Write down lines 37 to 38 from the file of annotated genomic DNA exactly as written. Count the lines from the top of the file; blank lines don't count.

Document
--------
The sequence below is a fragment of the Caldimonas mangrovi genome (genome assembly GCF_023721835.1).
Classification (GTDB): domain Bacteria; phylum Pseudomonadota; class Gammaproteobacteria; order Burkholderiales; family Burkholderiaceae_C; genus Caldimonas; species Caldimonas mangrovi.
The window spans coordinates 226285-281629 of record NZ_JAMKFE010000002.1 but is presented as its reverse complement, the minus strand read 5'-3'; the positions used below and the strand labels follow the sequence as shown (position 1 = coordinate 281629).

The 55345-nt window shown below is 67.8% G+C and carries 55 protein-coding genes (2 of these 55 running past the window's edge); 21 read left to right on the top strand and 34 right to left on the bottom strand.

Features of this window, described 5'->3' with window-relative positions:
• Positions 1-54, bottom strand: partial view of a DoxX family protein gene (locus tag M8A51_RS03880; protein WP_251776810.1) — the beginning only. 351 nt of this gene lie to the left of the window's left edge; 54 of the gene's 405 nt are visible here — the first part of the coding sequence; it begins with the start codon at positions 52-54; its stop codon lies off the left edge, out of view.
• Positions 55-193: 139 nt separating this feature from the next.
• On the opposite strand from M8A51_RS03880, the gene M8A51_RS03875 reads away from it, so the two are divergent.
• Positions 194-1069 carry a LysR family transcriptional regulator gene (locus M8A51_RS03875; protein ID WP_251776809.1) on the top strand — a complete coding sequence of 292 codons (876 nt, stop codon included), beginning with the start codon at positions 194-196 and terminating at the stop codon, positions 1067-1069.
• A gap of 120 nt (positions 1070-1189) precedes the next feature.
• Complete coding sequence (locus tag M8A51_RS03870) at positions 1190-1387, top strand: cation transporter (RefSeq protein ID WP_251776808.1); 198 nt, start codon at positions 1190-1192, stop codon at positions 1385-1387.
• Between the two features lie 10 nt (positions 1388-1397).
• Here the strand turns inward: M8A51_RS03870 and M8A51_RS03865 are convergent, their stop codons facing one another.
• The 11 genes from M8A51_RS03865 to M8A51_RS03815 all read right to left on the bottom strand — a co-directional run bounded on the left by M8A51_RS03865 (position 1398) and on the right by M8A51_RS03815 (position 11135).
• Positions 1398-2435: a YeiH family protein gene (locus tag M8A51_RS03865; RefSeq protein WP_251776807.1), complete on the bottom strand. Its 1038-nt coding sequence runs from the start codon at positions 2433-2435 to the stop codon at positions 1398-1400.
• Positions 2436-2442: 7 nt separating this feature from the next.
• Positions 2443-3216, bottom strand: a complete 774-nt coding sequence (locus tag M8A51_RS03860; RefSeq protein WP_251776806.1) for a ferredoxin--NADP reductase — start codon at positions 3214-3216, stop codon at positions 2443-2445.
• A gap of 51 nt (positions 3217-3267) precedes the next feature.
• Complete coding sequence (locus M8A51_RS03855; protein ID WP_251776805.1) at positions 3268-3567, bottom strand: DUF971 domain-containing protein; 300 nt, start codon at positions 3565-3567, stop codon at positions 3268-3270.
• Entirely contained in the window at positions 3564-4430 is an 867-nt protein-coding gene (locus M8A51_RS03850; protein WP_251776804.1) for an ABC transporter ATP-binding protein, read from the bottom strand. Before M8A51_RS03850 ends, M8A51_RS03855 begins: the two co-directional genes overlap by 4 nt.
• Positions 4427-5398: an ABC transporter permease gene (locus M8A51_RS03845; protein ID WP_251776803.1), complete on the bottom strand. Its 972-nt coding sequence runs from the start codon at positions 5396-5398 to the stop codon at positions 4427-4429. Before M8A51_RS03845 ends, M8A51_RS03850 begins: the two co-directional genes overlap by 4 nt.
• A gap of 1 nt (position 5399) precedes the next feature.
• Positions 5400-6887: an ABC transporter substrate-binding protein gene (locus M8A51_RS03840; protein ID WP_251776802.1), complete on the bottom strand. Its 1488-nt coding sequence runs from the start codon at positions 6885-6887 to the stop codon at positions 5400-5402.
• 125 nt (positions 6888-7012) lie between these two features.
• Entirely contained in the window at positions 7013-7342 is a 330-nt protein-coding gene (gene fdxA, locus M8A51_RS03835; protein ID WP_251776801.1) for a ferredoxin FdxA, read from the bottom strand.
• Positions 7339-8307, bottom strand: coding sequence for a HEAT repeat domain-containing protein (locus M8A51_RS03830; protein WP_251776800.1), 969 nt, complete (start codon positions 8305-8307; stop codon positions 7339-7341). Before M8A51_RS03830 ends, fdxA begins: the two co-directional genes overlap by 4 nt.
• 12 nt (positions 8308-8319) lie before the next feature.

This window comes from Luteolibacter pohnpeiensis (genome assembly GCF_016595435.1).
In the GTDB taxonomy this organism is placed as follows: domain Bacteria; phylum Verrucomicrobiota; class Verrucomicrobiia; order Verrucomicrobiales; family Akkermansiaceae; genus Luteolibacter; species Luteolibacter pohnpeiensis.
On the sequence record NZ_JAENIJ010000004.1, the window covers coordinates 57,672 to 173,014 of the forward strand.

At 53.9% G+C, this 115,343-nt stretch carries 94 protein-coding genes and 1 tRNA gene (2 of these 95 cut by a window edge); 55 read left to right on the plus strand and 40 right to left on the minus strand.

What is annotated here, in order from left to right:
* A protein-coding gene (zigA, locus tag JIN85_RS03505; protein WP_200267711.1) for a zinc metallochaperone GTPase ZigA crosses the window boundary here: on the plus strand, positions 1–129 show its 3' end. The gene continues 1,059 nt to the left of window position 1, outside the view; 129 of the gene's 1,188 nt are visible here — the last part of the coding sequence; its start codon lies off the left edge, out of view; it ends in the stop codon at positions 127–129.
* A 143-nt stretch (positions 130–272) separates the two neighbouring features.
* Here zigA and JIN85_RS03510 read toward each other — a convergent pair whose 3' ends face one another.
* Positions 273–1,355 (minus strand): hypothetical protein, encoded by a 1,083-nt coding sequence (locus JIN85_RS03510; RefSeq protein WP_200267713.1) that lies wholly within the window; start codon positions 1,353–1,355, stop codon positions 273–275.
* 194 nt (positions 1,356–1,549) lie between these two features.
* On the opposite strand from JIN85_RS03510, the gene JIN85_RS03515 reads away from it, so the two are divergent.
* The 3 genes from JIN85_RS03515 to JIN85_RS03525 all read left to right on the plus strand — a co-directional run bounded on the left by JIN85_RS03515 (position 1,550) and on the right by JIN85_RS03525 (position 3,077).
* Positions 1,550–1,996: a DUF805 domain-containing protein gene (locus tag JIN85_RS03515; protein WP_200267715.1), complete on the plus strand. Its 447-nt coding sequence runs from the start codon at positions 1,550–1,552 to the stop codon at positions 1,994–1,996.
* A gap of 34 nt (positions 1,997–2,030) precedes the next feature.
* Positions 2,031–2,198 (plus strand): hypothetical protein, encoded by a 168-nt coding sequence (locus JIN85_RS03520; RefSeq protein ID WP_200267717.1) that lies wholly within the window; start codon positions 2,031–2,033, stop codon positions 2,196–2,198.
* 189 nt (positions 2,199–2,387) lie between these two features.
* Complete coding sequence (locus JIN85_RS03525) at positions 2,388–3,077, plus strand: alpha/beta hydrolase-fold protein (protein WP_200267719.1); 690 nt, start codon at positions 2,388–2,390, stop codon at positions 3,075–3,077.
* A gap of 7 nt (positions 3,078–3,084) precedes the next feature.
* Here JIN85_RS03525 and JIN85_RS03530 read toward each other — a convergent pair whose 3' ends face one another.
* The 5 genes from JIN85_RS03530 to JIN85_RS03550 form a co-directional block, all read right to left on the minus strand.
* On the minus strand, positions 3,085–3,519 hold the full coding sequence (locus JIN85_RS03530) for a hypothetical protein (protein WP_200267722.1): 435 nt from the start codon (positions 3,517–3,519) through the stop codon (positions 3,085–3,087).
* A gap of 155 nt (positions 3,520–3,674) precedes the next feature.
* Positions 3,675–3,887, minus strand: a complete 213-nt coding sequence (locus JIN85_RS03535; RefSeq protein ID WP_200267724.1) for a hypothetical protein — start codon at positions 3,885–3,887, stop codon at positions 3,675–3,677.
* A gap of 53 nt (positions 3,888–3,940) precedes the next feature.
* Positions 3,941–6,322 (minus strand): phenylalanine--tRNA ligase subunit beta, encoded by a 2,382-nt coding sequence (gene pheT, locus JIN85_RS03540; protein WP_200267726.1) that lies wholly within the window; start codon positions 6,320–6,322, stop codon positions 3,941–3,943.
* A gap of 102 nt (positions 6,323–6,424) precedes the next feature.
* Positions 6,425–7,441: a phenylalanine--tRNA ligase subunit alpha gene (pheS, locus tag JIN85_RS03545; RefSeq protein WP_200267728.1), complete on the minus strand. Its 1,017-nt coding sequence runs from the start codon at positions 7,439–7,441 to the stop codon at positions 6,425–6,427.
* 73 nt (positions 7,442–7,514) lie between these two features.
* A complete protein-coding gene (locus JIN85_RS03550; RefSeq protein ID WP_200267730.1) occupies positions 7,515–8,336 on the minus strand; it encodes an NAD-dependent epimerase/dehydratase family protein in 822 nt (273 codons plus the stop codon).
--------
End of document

* 194 nt (positions 1,356–1,549) lie between these two features.
* On the opposite strand from JIN85_RS03510, the gene JIN85_RS03515 reads away from it, so the two are divergent.